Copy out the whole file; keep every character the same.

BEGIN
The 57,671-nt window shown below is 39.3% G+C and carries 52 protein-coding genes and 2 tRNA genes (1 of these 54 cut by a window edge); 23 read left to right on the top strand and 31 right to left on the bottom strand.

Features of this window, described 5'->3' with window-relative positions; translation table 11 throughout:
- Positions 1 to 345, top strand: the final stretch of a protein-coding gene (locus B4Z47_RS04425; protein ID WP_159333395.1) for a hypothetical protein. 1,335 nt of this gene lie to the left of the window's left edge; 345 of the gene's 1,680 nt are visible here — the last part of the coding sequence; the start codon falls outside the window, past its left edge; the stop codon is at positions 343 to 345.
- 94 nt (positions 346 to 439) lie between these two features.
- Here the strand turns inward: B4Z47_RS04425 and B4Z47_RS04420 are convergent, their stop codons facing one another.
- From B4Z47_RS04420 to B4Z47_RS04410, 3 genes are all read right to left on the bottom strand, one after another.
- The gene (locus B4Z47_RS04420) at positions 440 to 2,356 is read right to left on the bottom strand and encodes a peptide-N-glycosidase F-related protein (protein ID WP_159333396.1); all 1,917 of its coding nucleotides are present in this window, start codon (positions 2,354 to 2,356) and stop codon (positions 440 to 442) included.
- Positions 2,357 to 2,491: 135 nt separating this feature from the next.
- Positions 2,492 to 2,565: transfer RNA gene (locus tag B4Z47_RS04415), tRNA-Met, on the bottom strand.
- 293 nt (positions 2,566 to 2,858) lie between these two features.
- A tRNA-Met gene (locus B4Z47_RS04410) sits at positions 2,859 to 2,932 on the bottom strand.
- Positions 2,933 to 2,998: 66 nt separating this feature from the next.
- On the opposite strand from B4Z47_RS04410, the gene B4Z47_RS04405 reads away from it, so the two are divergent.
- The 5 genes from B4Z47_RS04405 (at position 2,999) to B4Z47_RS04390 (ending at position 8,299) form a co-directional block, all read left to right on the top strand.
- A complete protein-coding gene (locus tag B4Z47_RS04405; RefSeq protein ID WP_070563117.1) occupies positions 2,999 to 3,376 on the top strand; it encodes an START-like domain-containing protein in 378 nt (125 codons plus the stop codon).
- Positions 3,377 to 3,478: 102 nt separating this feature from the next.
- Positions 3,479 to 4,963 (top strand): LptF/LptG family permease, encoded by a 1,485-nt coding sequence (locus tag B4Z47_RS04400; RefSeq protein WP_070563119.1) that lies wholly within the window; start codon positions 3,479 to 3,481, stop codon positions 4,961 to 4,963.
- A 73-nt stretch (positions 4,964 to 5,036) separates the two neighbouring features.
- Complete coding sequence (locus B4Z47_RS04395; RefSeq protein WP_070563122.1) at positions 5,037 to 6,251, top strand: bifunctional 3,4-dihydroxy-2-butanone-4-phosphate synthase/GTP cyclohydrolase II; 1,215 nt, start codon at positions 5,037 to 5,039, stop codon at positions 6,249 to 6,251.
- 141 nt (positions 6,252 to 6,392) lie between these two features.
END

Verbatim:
The 57,671-nt window shown below is 39.3% G+C and carries 52 protein-coding genes and 2 tRNA genes (1 of these 54 cut by a window edge); 23 read left to right on the top strand and 31 right to left on the bottom strand.

Features of this window, described 5'->3' with window-relative positions; translation table 11 throughout:
- Positions 1 to 345, top strand: the final stretch of a protein-coding gene (locus B4Z47_RS04425; protein ID WP_159333395.1) for a hypothetical protein. 1,335 nt of this gene lie to the left of the window's left edge; 345 of the gene's 1,680 nt are visible here — the last part of the coding sequence; the start codon falls outside the window, past its left edge; the stop codon is at positions 343 to 345.
- 94 nt (positions 346 to 439) lie between these two features.
- Here the strand turns inward: B4Z47_RS04425 and B4Z47_RS04420 are convergent, their stop codons facing one another.
- From B4Z47_RS04420 to B4Z47_RS04410, 3 genes are all read right to left on the bottom strand, one after another.
- The gene (locus B4Z47_RS04420) at positions 440 to 2,356 is read right to left on the bottom strand and encodes a peptide-N-glycosidase F-related protein (protein ID WP_159333396.1); all 1,917 of its coding nucleotides are present in this window, start codon (positions 2,354 to 2,356) and stop codon (positions 440 to 442) included.
- Positions 2,357 to 2,491: 135 nt separating this feature from the next.
- Positions 2,492 to 2,565: transfer RNA gene (locus tag B4Z47_RS04415), tRNA-Met, on the bottom strand.
- 293 nt (positions 2,566 to 2,858) lie between these two features.
- A tRNA-Met gene (locus B4Z47_RS04410) sits at positions 2,859 to 2,932 on the bottom strand.
- Positions 2,933 to 2,998: 66 nt separating this feature from the next.
- On the opposite strand from B4Z47_RS04410, the gene B4Z47_RS04405 reads away from it, so the two are divergent.
- The 5 genes from B4Z47_RS04405 (at position 2,999) to B4Z47_RS04390 (ending at position 8,299) form a co-directional block, all read left to right on the top strand.
- A complete protein-coding gene (locus tag B4Z47_RS04405; RefSeq protein ID WP_070563117.1) occupies positions 2,999 to 3,376 on the top strand; it encodes an START-like domain-containing protein in 378 nt (125 codons plus the stop codon).
- Positions 3,377 to 3,478: 102 nt separating this feature from the next.
- Positions 3,479 to 4,963 (top strand): LptF/LptG family permease, encoded by a 1,485-nt coding sequence (locus tag B4Z47_RS04400; RefSeq protein WP_070563119.1) that lies wholly within the window; start codon positions 3,479 to 3,481, stop codon positions 4,961 to 4,963.
- A 73-nt stretch (positions 4,964 to 5,036) separates the two neighbouring features.
- Complete coding sequence (locus B4Z47_RS04395; RefSeq protein WP_070563122.1) at positions 5,037 to 6,251, top strand: bifunctional 3,4-dihydroxy-2-butanone-4-phosphate synthase/GTP cyclohydrolase II; 1,215 nt, start codon at positions 5,037 to 5,039, stop codon at positions 6,249 to 6,251.
- 141 nt (positions 6,252 to 6,392) lie between these two features.